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I think it's fair that the mainstream public-facing gaming press is focused on console. Those are the consumers who are going to seek out press and reviews and in-depth articles on their favorite games. Casual players aren't hooked into media the way that hard-core gamers are.

But the industry-focused press (like this one here) really should be shifting faster. As a developer, I want to know about the current leaders in the industry, not the historic leaders. If anything, I'd prefer to see an imbalance toward more discussion on the newest areas of the industry, since they're by definition new and thus less over-discussed already. But (as others have mentioned) there is institutional momentum to deal with on the press side, so it's not surprising.

Thomas Happ
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I suspect that if people want to read about mobile games, the sites that write about them will profit, and those that don't won't, and everything will balance out.

Christian Kulenkampff
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While there is no "mainstream high culture" in gaming (like we have in literature, music, visual arts etc.), there is at least some kind of Hollywood like mainstream culture: console blockbusters. In my opinion this is why there is a bias towards console games.

edit: I think I skipped the step, where I say that this kind of culture is the one with consumers who care about press coverage, art criticism and the culture itself. this is probably the crux of "casual mobile games", the majority of consumers buys these products like people buy John Mirů prints at ikea.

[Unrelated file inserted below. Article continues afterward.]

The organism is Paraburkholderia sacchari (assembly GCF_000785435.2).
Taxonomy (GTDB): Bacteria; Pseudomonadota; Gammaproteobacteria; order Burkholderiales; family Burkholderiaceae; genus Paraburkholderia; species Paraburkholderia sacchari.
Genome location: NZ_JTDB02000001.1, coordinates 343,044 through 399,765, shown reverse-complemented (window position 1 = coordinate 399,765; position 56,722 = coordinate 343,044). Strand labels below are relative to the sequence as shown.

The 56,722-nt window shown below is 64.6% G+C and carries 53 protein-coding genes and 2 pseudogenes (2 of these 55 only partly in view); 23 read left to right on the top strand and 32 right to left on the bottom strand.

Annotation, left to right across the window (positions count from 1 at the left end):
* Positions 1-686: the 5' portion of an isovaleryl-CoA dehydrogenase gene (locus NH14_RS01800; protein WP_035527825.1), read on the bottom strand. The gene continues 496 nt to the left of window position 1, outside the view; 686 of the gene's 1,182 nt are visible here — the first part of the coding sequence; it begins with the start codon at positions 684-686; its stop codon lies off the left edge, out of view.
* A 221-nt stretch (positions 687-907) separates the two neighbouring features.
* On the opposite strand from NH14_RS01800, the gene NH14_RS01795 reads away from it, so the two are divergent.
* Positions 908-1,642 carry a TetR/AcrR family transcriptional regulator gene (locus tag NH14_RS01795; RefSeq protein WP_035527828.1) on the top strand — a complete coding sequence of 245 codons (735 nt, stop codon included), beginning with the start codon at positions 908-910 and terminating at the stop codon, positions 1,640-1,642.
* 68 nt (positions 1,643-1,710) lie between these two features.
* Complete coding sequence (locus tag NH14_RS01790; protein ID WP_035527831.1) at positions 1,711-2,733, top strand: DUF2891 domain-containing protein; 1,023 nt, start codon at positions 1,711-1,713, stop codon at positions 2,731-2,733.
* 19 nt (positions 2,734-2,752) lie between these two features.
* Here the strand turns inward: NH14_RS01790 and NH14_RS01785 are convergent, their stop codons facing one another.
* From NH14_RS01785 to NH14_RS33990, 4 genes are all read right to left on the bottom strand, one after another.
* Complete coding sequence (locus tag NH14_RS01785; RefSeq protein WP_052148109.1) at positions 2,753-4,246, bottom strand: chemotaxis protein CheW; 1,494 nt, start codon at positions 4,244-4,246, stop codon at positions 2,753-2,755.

Mike Smith
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Generally speaking, people who play (and spend the most money) on casual mobile games are not the same people who are refreshing Gamasutra, RPS, etc a dozen times a day. Non-gamers (casual gamers?) are drawn to the mobile market because those games play on a smartphone/tablet they already own for other purposes, are easy to pick up and learn, and are easy to put down when other things take precedence.

Take for instance one of your examples, CCS. In my family and immediate friends my wife, aunts, mother-in-law, sister, etc. all play and spend money on this game. Guess how often they read gaming sites? Never. Now I, on the other hand, prefer the long drawn out RPGs, MMOs, and MOBAs that devour hours upon hours of your life just to learn how to play correctly. I visit most of the popular gaming sites several times a day and lots of times will choose to purchase a title based on reviews and comments from the sites.